In 2019, they identified the bodies of "Lavender Doe" (Dana Dodd),[31][32] "Rock County John Doe,"[33] "Butler County Jane Doe" (Darlene Wilson Norcross),[34] "Annie Doe" (Anne Marie Lehman),[35]Vicky Dana Jane Doe” (Dana Nicole Lowrey),[36] "Belle in the Well" (Louise Virginia Peterson Flesher),[37] "Orange Socks" (Debra Jackson),[38] "I-96 Jane Doe" (Marcia Kaylynn Bateman),[39] the "Mill Creek Shed Man" (Nathaniel Terrence Deggs),[40] "Phoenix Jane Doe" (Bertha Alicia Holguín Barroterán),[41] "Marion County Jane Doe" (Michelle E. Carnall-Burton),[42] "Barron County John Doe" (William “Billy” Arthur Fiegener)[43] and "Clark County John Doe", the remains of a headless man in an Idaho cave identified as a suspected murderer (Joseph Henry Loveless) who had died about 100 years before, probably in 1916.[44][45]

In 2020, her team identified the bodies of "Barron County John Doe" (Kraig Patrick King),[46] the "Corona Girl" (Sue Ann Huskey),[47] "Peoria County John Doe" (John H. Frisch, Jr.),[48] the "Lime Lady" (Tamara Lee Tigard).[49] and a Jane Doe in Phoenix, Arizona (Ginger Lynn Bibb).[50]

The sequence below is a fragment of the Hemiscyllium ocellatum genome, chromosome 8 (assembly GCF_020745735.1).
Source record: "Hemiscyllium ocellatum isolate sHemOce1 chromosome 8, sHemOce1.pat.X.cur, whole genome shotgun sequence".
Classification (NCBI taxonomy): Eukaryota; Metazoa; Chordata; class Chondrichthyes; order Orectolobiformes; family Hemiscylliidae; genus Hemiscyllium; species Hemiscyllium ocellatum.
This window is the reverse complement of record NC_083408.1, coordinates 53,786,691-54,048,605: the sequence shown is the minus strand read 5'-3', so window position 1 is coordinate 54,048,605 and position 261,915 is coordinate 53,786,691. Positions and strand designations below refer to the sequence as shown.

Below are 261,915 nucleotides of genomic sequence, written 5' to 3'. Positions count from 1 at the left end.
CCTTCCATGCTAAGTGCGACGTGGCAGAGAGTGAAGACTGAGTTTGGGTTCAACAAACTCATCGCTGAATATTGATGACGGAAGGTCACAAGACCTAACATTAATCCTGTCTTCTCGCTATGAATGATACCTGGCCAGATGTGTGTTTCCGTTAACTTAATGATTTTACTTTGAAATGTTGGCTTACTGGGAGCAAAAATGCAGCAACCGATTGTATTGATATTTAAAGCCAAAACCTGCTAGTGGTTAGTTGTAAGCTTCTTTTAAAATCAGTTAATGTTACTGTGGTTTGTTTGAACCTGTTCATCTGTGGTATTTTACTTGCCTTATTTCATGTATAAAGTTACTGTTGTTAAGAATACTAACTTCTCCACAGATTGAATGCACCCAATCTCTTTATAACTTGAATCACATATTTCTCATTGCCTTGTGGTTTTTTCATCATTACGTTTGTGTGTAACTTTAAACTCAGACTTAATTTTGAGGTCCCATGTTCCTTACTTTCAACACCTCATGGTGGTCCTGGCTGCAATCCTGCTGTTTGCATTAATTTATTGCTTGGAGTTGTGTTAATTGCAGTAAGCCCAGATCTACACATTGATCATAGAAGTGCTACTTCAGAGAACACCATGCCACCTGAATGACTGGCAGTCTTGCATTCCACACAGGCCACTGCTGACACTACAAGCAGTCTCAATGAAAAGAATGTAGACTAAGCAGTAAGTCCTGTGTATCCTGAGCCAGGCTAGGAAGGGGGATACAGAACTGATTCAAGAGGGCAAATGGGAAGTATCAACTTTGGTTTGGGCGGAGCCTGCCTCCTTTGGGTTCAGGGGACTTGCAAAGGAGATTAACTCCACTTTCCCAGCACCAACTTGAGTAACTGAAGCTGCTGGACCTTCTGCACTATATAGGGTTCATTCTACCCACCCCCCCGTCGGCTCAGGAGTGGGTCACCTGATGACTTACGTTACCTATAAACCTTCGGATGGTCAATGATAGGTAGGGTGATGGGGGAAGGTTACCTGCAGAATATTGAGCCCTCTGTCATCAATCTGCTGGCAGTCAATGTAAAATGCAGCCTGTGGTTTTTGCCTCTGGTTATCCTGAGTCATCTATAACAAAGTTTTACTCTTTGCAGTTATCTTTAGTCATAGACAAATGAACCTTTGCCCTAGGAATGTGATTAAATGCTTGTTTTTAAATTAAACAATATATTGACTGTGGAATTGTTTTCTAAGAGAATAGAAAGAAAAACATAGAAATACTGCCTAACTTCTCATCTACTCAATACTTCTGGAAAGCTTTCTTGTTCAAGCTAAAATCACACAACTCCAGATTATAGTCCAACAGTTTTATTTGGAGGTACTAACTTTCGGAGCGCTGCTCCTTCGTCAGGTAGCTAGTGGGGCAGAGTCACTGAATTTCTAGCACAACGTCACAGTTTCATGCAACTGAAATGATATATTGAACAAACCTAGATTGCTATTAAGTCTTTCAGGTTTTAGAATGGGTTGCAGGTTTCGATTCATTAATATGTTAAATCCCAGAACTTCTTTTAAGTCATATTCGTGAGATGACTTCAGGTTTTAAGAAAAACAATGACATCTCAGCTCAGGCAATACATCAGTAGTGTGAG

Professional associations[edit]

She is a Fellow of the Society of Photo-Optical Instrumentation Engineers (SPIE)[51] and an Associate Member of the American Academy of Forensic Science.[52]

Selected works[edit]

Books
  • Forensic Genealogy, with Andrew Yeiser, Fountain Valley, CA: Rice Book Press, 2005. ISBN 0-9767160-0-3
  • DNA and Genealogy, with Andrew Yeiser, Fountain Valley, CA: Rice Book Press, 2005. ISBN 0-9767160-1-1
  • The Dead Horse Investigation: Forensic Photo Analysis for Everyone, Fountain Valley, CA: Rice Book Press, 2008. ISBN 0-9767160-5-4
  • The DNA Detective,
Book chapters
  • "The Key is the Camera". The Desperate Genealogist's Idea Book: Creative Ways to Outsmart Your Elusive Ancestors. DeadFred.com. 2006. ISBN 1-4243-0209-9.

References[edit]

  1. ^ https://www.nbcnews.com/news/us-news/police-were-cracking-cold-cases-dna-website-then-fine-print-n1070901
  2. ^ U.S. Public Records Index, Vol. 2. Provo, UT: Ancestry.com, 2010.
  3. ^ a b Colleen Fitzpatrick in SPIE Professional April 2006. From the Garage Up
  4. ^ Elisabeth Lindsay for GenWeekly. November 16, 2006 Forensic Genealogy: Seeing With New Eyes For date, see index here
  5. ^ a b c Renner, James (2018-11-07). "The True Story of Two Women Using DNA to Solve America's Most Puzzling Cold Cases". Cleveland Scene. Retrieved 2019-01-03.